Tymora Analytical Operations LLC, a Purdue Research Park-based company, received the SBIR Phase I grant to optimize and strengthen its PolyMAC product. The technology promotes the discovery of new disease targets in laboratory settings. It is based on research by W. Andy Tao, associate professor in Purdue's Department of Biochemistry. The company licensed the technology through the Purdue Office of Technology Commercialization.
Anton Iliuk, president and chief technology officer, said PolyMAC could help determine whether a potential drug in development is focused on the intended disease targets. He described how the NIH funding will benefit Tymora Analytical Operations' efforts.
"Products currently available on the market typically see only the tip of the iceberg of a disease," he said. "PolyMAC technology allows a researcher to dive deeper into the complicated disease network to find the most optimal and promising treatment targets."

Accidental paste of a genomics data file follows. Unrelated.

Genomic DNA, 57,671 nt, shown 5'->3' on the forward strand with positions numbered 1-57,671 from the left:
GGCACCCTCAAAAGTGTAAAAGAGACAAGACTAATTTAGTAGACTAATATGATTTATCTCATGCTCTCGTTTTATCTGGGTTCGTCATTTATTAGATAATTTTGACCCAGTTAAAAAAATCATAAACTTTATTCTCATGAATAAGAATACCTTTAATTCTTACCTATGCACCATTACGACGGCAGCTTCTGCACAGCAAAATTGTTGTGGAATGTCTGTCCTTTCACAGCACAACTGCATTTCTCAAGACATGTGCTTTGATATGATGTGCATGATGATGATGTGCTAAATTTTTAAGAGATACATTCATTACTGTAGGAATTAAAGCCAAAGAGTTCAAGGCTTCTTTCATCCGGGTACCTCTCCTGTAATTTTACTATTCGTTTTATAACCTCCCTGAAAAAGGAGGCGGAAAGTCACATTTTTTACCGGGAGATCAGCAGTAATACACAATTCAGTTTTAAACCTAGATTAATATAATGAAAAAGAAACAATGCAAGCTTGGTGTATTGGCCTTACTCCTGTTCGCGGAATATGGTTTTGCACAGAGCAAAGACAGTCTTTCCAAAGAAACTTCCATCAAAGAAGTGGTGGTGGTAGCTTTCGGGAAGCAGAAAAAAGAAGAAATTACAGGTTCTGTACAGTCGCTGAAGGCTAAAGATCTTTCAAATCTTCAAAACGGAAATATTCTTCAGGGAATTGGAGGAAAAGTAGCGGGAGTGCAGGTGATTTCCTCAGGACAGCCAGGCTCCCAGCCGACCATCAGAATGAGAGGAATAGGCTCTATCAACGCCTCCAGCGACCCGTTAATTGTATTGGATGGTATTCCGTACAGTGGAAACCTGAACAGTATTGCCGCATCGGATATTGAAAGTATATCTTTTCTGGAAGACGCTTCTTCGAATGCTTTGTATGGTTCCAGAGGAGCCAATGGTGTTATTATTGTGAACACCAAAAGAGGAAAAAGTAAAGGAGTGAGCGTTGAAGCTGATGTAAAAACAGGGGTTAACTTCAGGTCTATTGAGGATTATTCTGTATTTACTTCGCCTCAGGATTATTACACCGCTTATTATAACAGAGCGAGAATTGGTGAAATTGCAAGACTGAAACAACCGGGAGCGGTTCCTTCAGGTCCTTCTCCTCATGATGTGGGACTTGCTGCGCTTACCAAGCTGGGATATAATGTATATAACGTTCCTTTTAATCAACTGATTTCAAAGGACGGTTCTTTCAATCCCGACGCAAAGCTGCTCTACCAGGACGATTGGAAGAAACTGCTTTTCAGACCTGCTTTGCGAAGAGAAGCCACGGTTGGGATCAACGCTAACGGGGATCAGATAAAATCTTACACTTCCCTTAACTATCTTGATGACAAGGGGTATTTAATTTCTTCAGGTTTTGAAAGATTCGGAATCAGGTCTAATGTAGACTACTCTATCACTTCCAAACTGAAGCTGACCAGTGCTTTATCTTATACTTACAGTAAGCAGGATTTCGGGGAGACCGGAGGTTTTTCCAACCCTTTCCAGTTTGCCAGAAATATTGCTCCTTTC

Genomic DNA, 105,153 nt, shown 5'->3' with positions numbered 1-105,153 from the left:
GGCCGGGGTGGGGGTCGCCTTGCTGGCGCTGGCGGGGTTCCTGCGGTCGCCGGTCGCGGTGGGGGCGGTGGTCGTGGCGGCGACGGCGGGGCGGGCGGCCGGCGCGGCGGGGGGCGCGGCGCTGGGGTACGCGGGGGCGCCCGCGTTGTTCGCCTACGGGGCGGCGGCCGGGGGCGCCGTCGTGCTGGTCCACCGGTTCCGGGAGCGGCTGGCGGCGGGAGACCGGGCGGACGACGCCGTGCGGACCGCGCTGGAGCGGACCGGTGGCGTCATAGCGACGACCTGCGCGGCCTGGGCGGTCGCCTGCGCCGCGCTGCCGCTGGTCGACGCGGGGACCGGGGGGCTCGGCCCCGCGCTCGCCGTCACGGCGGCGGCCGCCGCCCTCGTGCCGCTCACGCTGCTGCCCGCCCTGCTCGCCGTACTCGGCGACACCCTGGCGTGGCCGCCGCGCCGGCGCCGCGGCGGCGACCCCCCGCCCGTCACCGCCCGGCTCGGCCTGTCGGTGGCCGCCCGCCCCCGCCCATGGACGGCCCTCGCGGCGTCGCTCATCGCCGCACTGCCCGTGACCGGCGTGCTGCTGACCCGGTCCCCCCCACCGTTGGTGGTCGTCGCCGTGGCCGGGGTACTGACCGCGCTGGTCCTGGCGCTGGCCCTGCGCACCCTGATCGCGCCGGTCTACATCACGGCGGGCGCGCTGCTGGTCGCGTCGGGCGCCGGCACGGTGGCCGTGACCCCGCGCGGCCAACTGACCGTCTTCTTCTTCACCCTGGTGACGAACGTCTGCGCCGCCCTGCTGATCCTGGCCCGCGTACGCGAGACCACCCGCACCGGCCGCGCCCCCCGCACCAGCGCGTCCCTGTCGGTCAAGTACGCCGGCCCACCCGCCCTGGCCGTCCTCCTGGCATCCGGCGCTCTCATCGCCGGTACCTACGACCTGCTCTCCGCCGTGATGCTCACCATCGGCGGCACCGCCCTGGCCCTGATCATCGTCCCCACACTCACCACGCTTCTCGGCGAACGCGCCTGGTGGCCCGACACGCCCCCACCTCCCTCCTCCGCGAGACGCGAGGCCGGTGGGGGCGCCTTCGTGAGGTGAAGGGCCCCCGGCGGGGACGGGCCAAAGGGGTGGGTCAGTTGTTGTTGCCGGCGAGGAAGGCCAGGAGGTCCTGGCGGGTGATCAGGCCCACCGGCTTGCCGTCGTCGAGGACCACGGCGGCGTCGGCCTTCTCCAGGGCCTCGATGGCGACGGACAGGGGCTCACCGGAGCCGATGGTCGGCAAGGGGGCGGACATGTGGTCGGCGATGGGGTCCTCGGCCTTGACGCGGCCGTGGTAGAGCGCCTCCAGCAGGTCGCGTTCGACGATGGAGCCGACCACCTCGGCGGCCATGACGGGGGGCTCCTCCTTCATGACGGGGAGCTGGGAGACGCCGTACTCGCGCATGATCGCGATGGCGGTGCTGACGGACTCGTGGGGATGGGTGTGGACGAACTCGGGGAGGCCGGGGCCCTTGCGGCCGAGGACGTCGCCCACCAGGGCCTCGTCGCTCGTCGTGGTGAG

Iliuk said the company's focus is to strengthen efforts in university and industrial laboratories to find more effective, efficient drug treatment candidates for cancer, immunological and infectious illnesses, and diabetes.
Tymora Analytical Operations received a $150,000 SBIR Phase I grant from the NIH to develop an application for its pIMAGO platform earlier in 2012. It also received a $150,000 SBIR Phase I grant from the National Science Foundation in 2011, and $20,000 from the Purdue-administered Emerging Innovations Fund in 2012.